THE BLOG
11/03/2012 03:52 pm ET Updated Jan 03, 2013

Who's Afraid of Virginia Woolf?: A Feminist Response to the 50th Anniversary

"That wasn't a very nice thing to say, Martha."

Few lines are as understated and accurate as this one, delivered early in the Broadway revival of Edward Albee's Who's Afraid of Virginia Woolf? Directed by Pam MacKinnon, this exhaustingly brilliant production from the Steppenwolf Theater is now in performances at the Booth Theater on Broadway and defiantly proving that some works of drama are, in fact, timeless.

Returning to Broadway 50 years after its original production, Who's Afraid of Virginia Woolf? is one of Albee's most well-known and, it feels odd to say, beloved plays. Set in the living room of history professor George and his wife Martha Washington's home, following a faculty party, the play follows the Washingtons and a younger couple, new to the college campus, as they while away the wee hours of the morning with alcohol and games.

But these are not fun or innocent games; they are vicious games meant to attack and undermine each other. Married for more than 20 years, George and Martha are firmly established in a pattern of codependent emotional cruelty, fighting each other at every turn. They are joined by the presumably mild-mannered younger couple, Nick and Honey, but as the drinks flow and the night progresses, all niceties are lost and the truth about both of these couples is exposed.

The master of the ceremonies of this night of horror is George, played by Tracy Letts in a masterful Broadway debut. A Tony Award-winning playwright for August: Osage County, Letts gives an understated performance of fluid brilliance. It is almost impossible to look away from him onstage. With mussed hair and both his hands shoved into the pockets of his cardigan sweater, at first glance Letts appears to be a man beaten down by years of disappointment and bullying by his wife. For Martha does bully him. Constantly reminding him about his lack of academic and professional as well as personal achievements, she belittles and ridicules him in front of their guests repeatedly. But George does not take it lying down; he returns them with just as much zest and vigor as her. The two exchange acerbic back and forth in a rapid fire, seemingly never-ending battle of cruelty. One can only imagine how other nights in their living room have passed.

As Martha, Amy Morton gives a subtly nuanced performance that is both brittle and vulnerable. It is easy for Martha to overshadow George in this play but Morton's Martha is more quiet (although not actually quiet) and textured; one can witness the disappointment that motivates her anger. There is a quiet resignation that hovers at the edges of her jabs and barbs and even as the cruelty of her actions increases, so does the sadness. When she attempts to explain the reasons behind her actions to the uncomprehending Nick, quietly describing how she is unable to accept George's love and continues to hurt him rather than reciprocating his feelings, she depicts vulnerability and inspired sympathy - no small feat after a night of shouting and gin swilling.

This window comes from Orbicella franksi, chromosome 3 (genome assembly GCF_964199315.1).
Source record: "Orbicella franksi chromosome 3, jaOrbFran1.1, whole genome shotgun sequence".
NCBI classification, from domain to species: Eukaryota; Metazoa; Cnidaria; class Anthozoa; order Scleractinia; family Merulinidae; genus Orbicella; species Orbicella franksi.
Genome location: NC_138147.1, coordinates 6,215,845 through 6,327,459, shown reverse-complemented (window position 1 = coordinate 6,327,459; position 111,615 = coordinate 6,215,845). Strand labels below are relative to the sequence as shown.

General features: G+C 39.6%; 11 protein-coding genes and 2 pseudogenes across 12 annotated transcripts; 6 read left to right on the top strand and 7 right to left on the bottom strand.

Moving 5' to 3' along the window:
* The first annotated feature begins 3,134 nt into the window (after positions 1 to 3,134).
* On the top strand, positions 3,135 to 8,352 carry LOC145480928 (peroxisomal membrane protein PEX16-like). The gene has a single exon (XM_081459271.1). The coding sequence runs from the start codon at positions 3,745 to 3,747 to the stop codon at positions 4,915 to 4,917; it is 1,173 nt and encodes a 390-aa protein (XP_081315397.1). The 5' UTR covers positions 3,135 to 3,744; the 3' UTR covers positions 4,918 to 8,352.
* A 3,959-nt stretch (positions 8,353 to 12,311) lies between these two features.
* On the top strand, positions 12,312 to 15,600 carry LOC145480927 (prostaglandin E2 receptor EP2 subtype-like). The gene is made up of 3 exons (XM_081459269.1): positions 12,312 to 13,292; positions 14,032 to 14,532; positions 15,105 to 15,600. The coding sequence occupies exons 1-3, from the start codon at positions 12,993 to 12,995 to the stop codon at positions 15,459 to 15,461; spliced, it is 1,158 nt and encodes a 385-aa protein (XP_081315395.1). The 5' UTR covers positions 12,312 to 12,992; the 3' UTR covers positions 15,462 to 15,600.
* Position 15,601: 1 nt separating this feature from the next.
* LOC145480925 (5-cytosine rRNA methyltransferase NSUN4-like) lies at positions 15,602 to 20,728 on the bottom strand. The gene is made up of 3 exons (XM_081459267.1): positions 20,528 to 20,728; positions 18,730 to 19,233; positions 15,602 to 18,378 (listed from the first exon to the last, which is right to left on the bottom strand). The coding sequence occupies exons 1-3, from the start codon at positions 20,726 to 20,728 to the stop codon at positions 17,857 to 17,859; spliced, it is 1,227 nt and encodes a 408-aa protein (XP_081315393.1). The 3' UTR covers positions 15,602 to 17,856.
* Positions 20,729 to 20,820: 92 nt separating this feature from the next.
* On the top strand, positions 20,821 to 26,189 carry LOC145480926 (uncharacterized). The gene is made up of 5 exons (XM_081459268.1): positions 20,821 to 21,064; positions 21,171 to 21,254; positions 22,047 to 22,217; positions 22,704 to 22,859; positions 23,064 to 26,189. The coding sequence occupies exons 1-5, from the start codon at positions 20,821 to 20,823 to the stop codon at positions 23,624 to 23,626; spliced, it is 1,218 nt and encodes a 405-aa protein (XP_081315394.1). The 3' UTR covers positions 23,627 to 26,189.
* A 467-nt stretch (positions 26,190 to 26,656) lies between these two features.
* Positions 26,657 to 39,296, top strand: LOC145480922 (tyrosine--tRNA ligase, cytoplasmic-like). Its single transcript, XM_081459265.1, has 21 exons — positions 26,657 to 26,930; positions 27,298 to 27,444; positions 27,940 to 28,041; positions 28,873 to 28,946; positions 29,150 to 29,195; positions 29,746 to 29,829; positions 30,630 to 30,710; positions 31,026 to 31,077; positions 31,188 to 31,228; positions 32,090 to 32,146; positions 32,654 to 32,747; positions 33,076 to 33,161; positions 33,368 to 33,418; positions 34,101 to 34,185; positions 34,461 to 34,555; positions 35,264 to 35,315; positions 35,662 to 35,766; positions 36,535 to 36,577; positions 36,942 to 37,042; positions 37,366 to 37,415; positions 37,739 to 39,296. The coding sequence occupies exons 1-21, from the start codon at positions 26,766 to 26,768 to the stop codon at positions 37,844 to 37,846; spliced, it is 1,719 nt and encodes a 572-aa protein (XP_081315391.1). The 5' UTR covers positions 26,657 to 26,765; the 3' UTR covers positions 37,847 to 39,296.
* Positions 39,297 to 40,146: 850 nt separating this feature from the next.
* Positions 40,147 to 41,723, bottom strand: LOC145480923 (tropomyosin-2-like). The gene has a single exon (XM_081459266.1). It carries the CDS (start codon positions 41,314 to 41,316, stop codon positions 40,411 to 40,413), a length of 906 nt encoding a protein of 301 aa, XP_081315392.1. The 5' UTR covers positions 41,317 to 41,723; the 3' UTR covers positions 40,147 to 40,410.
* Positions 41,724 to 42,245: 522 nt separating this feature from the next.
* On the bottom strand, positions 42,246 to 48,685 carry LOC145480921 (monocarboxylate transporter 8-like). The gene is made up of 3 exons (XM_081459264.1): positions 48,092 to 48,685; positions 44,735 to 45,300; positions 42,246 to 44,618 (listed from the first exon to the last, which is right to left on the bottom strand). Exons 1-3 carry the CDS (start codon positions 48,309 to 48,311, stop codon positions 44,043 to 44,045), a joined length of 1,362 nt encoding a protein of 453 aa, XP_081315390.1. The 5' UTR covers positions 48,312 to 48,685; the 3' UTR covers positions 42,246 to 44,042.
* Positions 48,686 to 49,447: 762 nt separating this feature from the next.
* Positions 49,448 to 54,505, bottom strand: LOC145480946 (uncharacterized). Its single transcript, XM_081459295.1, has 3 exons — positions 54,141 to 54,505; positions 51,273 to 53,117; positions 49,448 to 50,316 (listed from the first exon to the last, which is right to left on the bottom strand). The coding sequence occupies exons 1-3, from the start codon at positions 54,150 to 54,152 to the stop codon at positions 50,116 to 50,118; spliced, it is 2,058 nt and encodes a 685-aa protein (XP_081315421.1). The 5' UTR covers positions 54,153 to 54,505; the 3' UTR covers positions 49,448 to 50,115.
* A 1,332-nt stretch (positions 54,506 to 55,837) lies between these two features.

Joining George and Martha are Nick and Honey (Madison Dirks and Carrie Coon), a young biology professor and his wife. They are not a perfect couple; despite their wholesome good looks, dark secrets lurk beneath their tasteful twill outfits. Both Dirks and Coon are excellent, with Dirks giving a restrained performance of masculine rage and Coons exhibiting outstanding comedic timing as Honey sinks deeper and deeper into a haze of brandy and unhappiness. However, I am happy to report that none of the actors resort to cheap drunken theatrics; even when Honey is clearly intoxicated, Coons still gives a performance that depicts depth and pain.

The pain of both Honey and Martha is visible, especially in the context of the play, which was first seen on Broadway 50 years ago. Who's Afraid of Virginia Woolf? was submitted for the Pulitzer Prize in Drama but the award's advisory board objected to Albee's script's use of profanity and sexual themes. The board overruled the award's advisory committee and no Pulitzer Prize for Drama was awarded in 1963. (One heard more scandalous comments being made in the theater's lobby, both before and after this recent performance.)

When viewing both Martha and Honey, one must consider how the roles of women has changed a great deal since 1962, and in a life after The Feminine Mystique, the depression of a housewife is understandable and sympathetic. The audience laughed when George said disparagingly of Martha, "She's a housewife. She buys things," but I felt sorry for her as a disenfranchised woman who clearly is not satisfied with what her daily life offers her. And Honey, who clearly struggles to play the role of the proper professor's wife, is unfulfilled and blames herself for her unhappiness when her husband is also contributing to their marriage's struggles.

The internal chaos of George and Martha's life together is represented in scenic designer Todd Rosenthal's set, which is cluttered and overflowing with books, haphazardly piled all across the stage, and costume designer Nan Cibula-Jenkins' outfits aptly reflect the personalities of the characters. Allen Lee Hughes' lighting is surprisingly bright, illuminating the truth about these people as the night wears on and they become more and more honest. But what is illuminated the most clearly is the fact that, despite first appearances, thanks to the incredible performances by Letts and Morton, George and Martha are each other's equals, both in love and in war. Both loathing and longing for each other, the two continue to battle until all punches are pulled, all secrets exposed and this exhausting and invigorating production's curtain has fallen.

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